Kim Jong-un’s New Year address and fourth visit to Beijing quickly put Pyongyang back in the spotlight in 2019. His meeting with Xi Jinping also likely foreshadowed a meeting with President Trump in the near future. On this episode of the China in the World podcast, Paul Haenle spoke with Tong Zhao, a fellow at the Carnegie–Tsinghua Center for Global Policy, on the implications of Kim’s New Year address and meeting with Xi Jinping, as well as the outlook for North Korea’s relations with China and the United States in 2019.
Zhao said Kim’s threats to take a “new path” if the U.S. does not lift sanctions does not mean a return to nuclear and missile tests. Instead, Pyongyang will likely strengthen ties with Beijing, departing from its focus on balancing relations between the United States and China. Zhao agreed with Haenle that the North Korea nuclear problem is not solved, as President Trump has claimed. North Korea appears committed to maintaining its intercontinental ballistic missile and nuclear programs. The fundamental barrier preventing progress on denuclearization is that Pyongyang will not trust any U.S. security guarantees, as such commitments are reversible. Instead, Zhao argued for a long-term process that builds trust and transforms the relationship from hostile to friendly. The Kim-Xi relationship is one of convenience, rather than actual friendship, Zhao said. As Kim prepares for a second summit with Trump, he is not confident he can secure sanctions relief and is more willing to cozy up to Beijing. However, building a long-term relationship with the United States remains Kim’s priority. Washington’s support is key to lifting UN sanctions that prevent the North Korean economy from developing quickly. Zhao said China supports a second meeting between Trump and Kim because there is real hope that it could lead to actual progress on a deal. However, if the meeting does not go well, China is likely to blame the United States for not accommodating North Korean demands, widening the gap between Washington and Beijing during a delicate period in the relationship. If the situation on the Korean Peninsula deteriorates, China might even accuse the United States of deliberately precipitating a crisis to advance its own interests in the region.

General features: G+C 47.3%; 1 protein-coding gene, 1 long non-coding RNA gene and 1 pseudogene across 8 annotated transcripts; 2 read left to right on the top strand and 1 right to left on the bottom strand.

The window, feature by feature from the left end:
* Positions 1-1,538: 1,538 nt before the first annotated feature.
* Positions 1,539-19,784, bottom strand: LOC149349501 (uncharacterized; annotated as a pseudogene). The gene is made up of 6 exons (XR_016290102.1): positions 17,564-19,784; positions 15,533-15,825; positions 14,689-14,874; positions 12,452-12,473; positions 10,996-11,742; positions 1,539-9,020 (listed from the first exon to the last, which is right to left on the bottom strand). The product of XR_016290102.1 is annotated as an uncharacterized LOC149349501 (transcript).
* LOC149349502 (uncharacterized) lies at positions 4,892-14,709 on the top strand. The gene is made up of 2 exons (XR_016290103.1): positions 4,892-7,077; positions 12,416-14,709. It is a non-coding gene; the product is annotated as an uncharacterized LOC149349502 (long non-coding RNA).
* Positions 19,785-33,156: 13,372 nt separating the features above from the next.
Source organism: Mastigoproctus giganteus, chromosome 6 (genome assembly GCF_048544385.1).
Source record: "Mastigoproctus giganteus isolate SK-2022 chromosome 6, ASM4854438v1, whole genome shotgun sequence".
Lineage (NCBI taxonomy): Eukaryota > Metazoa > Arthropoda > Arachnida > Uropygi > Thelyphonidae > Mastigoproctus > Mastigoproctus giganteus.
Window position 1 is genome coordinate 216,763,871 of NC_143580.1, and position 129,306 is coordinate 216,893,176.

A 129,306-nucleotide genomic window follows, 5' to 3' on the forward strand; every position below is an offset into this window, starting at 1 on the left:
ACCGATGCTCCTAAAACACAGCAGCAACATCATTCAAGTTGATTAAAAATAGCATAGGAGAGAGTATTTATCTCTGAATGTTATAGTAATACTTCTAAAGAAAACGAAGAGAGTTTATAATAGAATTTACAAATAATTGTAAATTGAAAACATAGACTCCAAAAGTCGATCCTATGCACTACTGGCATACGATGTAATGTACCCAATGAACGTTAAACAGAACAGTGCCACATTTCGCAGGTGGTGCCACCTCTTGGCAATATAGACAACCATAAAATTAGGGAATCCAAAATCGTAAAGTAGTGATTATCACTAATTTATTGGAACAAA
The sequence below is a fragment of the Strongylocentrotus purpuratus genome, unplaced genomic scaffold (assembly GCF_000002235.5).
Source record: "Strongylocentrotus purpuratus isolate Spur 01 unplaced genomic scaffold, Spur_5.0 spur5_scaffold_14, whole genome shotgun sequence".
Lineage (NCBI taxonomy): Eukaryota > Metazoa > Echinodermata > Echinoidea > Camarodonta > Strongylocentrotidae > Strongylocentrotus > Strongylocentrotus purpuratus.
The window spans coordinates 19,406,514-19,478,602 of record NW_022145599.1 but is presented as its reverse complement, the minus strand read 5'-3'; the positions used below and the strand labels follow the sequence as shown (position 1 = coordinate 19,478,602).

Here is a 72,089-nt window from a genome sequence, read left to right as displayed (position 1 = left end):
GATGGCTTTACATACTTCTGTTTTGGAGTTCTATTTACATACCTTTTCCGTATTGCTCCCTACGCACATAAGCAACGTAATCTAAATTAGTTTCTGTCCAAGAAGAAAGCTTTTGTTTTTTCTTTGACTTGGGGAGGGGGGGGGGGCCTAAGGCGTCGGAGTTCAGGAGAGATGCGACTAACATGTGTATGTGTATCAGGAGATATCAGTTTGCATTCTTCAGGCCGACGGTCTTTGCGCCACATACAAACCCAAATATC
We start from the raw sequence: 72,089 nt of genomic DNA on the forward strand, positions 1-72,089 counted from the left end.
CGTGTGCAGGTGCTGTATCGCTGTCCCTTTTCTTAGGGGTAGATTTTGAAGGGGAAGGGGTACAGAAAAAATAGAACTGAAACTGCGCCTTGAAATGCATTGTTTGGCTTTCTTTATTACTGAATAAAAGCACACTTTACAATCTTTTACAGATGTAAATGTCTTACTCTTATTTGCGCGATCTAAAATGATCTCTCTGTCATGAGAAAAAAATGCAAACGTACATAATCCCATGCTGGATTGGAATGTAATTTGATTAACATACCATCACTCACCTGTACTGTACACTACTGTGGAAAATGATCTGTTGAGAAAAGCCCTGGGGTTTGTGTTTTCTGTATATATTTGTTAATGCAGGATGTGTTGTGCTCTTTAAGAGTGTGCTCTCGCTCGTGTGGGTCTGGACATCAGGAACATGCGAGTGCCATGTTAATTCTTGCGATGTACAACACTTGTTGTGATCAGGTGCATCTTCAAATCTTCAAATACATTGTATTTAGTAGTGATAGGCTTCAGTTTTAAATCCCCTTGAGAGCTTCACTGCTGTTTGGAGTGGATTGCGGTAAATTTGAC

Paul Haenle holds the Maurice R. Greenberg Director’s Chair at the Carnegie–Tsinghua Center for Global Policy based at Tsinghua University in Beijing. His research focuses on Chinese foreign policy and U.S.-China relations.
Tong Zhao is a fellow in the Nuclear Policy Program at the Carnegie Endowment for International Peace, based at the Carnegie–Tsinghua Center for Global Policy in Beijing. His research focuses on strategic security issues, including nuclear weapons strategy, arms control, nonproliferation, missile defense, hypersonic weapons, space security, and other international security issues.